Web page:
When you are setting up your Continuous Integration build definition in Visual Studio Team Services (VSTS, formerly Visual Studio Online) you will get a NuGet Restore step that by default will work with any standard NuGet feeds. However, if you try to build your solution with Sitecore NuGet references it can’t download the packages. Time for your NuGet.config!
On the fourth day of Christmas, my true blog gave to me:
We all love checking out tools, so here are four Continuous Integration applications you can put under your tree this Christmas!
Continue reading “Fourth Day of Christmas… Continuous Integration tools!”
Recently I needed to get builds running in Visual Studio Online (VSO) that contained Team Development for Sitecore (TDS) projects. Since I cannot install the TDS software on the VSO build server, I needed another way to get these projects to compile with a VSO build definition.
The following blog post has very detailed instructions on how to change your TDS project to use Hedgehog DLLs and a license file within your source control and helped immensely:
The referenced post indicates that you should update a file named TDSLicence.config in order to provide your TDS licence key. This file does not exist by default, so you will need to create it. The file name is important! I accidentally created the file with the American spelling ‘TDSLicense.config’ and the build server was unable to validate the file. Hedgehog support helped me out by pointing out my typo, but also explained that version 5.1 and up will support both spelling variations.
Recently, Aaron Bjork wrote about some of the goodies coming down the pipe for Visual Studio Online (VSO) agile project management options. I still remember my first forays into TFS 2010, trying desperately to use it to manage my agile projects.
Needless to say, I was frustrated at the time, but today is a new day!
There are a lot of things coming like Kanban board improvements, hierarchical backlog management, and task customizations. Fun goodies to play with for all 🙂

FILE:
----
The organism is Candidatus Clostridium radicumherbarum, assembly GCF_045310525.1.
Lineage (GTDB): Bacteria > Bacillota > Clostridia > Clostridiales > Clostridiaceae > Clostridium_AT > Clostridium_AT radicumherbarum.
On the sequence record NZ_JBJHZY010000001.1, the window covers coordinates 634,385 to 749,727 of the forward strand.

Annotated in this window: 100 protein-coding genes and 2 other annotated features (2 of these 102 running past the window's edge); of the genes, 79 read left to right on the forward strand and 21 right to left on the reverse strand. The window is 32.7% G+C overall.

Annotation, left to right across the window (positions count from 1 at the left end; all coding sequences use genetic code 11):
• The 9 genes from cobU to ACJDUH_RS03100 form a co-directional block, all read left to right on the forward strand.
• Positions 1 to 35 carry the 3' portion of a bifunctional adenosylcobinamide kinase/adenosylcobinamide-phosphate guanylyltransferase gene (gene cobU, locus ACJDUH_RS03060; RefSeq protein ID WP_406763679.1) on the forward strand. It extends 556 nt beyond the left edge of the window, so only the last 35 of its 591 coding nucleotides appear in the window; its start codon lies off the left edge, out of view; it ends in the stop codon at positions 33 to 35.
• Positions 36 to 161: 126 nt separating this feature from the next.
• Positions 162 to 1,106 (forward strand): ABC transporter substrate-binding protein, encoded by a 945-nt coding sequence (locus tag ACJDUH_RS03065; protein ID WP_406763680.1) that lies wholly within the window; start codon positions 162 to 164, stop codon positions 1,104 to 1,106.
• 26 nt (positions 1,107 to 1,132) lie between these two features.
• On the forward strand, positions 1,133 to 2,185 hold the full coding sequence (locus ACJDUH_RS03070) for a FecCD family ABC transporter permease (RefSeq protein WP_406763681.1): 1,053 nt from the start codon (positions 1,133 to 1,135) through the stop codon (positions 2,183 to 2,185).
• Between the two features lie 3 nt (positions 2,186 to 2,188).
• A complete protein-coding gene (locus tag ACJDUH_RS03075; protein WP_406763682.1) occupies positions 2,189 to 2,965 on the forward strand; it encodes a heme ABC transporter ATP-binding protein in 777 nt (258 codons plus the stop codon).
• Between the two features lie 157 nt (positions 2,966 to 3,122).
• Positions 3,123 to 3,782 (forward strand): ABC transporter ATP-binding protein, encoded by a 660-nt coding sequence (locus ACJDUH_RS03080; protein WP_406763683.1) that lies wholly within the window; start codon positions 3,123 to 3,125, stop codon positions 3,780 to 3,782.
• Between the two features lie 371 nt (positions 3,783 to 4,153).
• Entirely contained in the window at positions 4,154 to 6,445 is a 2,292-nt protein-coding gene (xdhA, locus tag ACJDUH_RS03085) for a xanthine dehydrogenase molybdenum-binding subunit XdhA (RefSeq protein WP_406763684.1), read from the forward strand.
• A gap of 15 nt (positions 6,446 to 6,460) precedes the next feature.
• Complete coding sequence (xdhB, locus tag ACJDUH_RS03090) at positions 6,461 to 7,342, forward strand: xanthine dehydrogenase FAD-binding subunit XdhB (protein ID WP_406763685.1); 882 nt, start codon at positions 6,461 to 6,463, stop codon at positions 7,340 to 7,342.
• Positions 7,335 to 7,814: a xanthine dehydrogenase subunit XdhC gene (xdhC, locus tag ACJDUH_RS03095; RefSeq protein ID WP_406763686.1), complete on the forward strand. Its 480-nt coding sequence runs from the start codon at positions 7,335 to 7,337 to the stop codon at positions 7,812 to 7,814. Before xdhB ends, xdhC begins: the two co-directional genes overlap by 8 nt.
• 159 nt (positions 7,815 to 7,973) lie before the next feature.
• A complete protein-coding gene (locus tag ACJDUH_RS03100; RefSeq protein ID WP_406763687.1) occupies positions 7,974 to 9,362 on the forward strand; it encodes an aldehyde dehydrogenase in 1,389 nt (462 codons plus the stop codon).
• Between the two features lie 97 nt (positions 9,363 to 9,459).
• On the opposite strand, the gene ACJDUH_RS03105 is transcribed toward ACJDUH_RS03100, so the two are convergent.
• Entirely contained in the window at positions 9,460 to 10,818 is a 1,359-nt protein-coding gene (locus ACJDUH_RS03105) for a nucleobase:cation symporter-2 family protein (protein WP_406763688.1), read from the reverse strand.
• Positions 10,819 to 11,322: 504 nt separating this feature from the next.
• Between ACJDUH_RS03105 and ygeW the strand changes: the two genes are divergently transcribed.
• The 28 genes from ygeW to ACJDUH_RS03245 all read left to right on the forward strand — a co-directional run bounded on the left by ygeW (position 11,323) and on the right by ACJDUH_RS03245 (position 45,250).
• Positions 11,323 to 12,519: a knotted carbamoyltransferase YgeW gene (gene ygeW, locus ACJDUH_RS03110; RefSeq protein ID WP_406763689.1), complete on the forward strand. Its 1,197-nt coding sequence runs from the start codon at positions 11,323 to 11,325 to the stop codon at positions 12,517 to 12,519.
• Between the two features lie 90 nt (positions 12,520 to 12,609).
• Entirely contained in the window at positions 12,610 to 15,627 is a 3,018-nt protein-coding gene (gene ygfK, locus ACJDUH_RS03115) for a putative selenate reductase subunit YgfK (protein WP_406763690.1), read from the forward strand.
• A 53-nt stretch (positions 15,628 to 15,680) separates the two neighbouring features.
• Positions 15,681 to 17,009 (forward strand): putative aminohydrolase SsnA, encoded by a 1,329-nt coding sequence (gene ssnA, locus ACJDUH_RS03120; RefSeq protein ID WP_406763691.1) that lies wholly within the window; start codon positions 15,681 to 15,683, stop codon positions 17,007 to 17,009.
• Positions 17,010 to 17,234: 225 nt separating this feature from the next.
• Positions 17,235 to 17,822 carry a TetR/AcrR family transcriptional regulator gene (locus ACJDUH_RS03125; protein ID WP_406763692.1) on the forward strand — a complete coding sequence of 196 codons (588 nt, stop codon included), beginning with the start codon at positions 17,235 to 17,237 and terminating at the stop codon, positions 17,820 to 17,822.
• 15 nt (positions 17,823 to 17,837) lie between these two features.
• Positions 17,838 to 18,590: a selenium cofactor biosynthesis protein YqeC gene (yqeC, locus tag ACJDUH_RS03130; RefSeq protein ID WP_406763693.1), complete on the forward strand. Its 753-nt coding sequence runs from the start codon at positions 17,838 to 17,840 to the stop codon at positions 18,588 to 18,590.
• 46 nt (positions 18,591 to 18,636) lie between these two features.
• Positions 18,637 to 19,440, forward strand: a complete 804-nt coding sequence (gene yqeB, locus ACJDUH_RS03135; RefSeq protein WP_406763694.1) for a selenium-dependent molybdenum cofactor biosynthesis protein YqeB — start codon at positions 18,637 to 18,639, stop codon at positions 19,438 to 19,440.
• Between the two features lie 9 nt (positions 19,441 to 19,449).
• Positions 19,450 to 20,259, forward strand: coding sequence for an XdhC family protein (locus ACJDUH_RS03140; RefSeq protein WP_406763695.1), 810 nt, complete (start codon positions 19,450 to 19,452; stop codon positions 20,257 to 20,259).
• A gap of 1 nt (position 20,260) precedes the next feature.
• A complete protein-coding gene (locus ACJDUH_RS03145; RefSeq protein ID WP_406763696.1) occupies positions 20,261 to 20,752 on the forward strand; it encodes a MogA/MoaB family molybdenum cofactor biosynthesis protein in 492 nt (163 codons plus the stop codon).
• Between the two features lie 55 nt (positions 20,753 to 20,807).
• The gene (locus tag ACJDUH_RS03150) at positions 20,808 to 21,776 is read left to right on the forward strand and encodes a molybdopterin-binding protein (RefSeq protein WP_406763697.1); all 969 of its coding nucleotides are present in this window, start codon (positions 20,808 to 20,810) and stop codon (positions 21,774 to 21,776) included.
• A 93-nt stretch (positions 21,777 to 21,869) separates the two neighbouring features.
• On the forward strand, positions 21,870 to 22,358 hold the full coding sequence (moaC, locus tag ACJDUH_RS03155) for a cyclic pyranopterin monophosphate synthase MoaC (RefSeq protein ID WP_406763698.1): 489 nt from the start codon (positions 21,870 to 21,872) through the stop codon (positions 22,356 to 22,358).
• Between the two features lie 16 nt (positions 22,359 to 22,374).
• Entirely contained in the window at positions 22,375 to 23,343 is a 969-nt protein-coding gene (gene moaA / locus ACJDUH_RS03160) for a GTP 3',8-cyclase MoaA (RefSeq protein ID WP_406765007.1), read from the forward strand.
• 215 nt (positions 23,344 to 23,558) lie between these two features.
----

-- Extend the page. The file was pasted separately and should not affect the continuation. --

Continue reading “Visual Studio Online agile options are opening up”
About a month ago, I mentioned that Visual Studio Online was making some licensing changes to better integrate the greater project team into the tool. The Stakeholder licensing changes were announced as live this past week. Of course this happened while I was away on vacation!
I have a theory: the best way to make something happen is to go do something else. So I spent the last couple of weeks road-tripping, hence the lack of new content the last few weekends. Lo and behold, the Stakeholder licenses arrive! Continue reading “Visual Studio Online Stakeholder licensing is live”
Last week, Brian Harry announced on his blog some upcoming changes to the Visual Studio Online licensing. Word is that the changes should be coming in the next few months (an August-like timeframe is mentioned). The announced changes are going to be a great help in positioning Microsoft against some of their competition in the Application Lifecycle Management (ALM) sphere. How they went about deciding what change to make is just as interesting.
For the last year or so, I’ve been living in a mostly Atlassian world: JIRA OnDemand, BitBucket, SourceTree… likely more before the year is done. Sure, I still use our on-premise TFS 2010 at work along with Visual Studio of various editions, but my ALM world has really been rocked by those gorgeous tools from Atlassian. This past Friday I should have been doing something productive (like writing a blog post) but suddenly I was captivated by the world of Visual Studio Online. Continue reading “How Visual Studio Online won me over in under 90 minutes”